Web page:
The Changing Bird Populations at the Bufferlands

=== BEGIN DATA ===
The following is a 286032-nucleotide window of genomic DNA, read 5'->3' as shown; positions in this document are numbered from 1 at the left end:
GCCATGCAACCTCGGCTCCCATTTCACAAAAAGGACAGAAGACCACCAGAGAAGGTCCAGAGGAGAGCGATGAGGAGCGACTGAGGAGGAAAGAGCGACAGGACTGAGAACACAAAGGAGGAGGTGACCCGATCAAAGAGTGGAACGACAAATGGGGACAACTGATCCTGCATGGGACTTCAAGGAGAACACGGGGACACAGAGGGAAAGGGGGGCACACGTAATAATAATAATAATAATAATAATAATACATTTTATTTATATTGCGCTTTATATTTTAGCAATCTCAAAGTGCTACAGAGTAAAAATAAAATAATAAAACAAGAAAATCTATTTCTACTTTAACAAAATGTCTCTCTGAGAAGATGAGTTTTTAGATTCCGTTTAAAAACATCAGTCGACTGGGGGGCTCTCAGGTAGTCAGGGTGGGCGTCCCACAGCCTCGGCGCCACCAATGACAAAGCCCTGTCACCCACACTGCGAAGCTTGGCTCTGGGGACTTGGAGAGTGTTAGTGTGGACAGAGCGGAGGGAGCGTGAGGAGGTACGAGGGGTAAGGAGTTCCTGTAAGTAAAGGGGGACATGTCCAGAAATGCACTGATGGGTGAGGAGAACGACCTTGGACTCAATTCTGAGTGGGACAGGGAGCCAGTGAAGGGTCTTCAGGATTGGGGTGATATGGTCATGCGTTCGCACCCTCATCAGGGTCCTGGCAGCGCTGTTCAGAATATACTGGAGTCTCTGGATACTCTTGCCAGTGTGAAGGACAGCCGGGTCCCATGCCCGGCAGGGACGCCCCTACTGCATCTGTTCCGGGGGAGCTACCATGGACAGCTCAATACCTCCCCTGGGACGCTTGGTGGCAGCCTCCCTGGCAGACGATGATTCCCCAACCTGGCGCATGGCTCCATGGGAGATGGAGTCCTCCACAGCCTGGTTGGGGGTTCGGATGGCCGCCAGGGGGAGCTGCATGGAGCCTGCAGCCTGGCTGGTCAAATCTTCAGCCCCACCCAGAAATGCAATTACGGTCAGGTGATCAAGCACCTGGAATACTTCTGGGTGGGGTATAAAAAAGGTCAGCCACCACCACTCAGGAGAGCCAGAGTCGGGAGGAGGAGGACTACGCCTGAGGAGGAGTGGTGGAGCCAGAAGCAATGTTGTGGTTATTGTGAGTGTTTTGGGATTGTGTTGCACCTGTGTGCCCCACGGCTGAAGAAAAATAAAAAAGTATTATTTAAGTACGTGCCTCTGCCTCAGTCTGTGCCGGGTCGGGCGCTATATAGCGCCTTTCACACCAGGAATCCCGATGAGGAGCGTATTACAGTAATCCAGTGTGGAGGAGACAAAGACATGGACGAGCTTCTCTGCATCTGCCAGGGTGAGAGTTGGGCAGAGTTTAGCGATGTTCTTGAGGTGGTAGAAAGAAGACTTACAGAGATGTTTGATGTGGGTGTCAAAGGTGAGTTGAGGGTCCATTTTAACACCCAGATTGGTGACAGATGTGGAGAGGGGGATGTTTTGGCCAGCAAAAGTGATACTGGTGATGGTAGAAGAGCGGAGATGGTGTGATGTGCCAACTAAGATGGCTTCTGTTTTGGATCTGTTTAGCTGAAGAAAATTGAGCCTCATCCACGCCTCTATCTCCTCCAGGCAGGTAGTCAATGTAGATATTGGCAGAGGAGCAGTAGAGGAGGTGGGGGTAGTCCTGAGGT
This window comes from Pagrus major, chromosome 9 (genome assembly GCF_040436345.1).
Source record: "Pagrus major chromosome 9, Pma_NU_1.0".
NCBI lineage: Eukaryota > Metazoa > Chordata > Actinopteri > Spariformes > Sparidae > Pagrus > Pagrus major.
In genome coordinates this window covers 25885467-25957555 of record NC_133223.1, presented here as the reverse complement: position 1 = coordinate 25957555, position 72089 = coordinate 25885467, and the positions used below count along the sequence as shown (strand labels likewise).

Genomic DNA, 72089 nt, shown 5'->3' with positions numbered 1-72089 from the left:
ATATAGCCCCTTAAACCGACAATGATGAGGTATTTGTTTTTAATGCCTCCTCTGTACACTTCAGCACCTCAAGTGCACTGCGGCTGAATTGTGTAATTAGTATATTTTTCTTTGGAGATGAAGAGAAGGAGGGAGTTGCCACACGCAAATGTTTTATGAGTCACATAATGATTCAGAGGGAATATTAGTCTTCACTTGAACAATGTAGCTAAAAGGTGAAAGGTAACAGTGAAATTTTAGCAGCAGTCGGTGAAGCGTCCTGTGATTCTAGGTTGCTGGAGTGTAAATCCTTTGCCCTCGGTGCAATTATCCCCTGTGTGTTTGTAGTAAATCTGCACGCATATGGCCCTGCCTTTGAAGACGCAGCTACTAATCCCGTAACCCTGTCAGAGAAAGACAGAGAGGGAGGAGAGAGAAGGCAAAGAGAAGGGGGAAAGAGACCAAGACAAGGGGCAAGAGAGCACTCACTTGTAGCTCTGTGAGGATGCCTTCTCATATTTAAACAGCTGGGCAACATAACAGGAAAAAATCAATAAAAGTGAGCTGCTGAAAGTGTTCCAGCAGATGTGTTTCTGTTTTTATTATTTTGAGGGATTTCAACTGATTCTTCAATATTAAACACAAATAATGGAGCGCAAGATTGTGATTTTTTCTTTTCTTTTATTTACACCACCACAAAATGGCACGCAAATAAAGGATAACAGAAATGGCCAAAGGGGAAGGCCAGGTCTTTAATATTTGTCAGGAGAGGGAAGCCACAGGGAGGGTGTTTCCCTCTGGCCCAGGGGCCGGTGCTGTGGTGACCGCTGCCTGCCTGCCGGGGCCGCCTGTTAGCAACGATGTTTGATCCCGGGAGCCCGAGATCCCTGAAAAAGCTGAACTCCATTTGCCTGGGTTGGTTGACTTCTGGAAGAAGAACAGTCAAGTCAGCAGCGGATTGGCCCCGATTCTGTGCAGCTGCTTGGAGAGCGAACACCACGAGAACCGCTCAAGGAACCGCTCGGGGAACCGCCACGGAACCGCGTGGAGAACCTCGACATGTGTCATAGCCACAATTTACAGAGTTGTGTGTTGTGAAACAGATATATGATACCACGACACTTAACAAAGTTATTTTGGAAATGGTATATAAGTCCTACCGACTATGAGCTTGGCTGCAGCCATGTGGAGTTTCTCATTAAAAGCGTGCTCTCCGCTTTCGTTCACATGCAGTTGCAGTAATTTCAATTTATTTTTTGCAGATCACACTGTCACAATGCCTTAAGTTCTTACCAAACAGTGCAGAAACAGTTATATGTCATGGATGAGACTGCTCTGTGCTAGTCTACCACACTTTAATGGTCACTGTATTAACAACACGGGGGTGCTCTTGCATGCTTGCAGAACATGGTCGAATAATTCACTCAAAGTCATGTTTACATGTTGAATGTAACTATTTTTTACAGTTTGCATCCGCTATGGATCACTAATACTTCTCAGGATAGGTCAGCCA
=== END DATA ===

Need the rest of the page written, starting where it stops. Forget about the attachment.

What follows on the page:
We’re sometimes asked about changes we’ve noticed over the years. We have records going back over 30 years, Christmas Bird Count data for 26 years, and many additional monitoring projects. Thirty years is a relatively short time, but long enough to notice significant changes, both in bird distribution and the habitat they depend on. There are as many examples of surprising resilience and increasing populations as there are of declines. Why are geese so much more numerous, Swainson’s Hawks holding their own, Say’s Phoebes and Western Bluebirds breeding where they hadn’t before? At the same time, Burrowing Owls and Loggerhead Shrikes are much harder to find. There have been impressive restoration efforts, habitat loss in the region, and even changes in average winter temperatures. Bird populations reflect these changes, sometimes in surprising ways.

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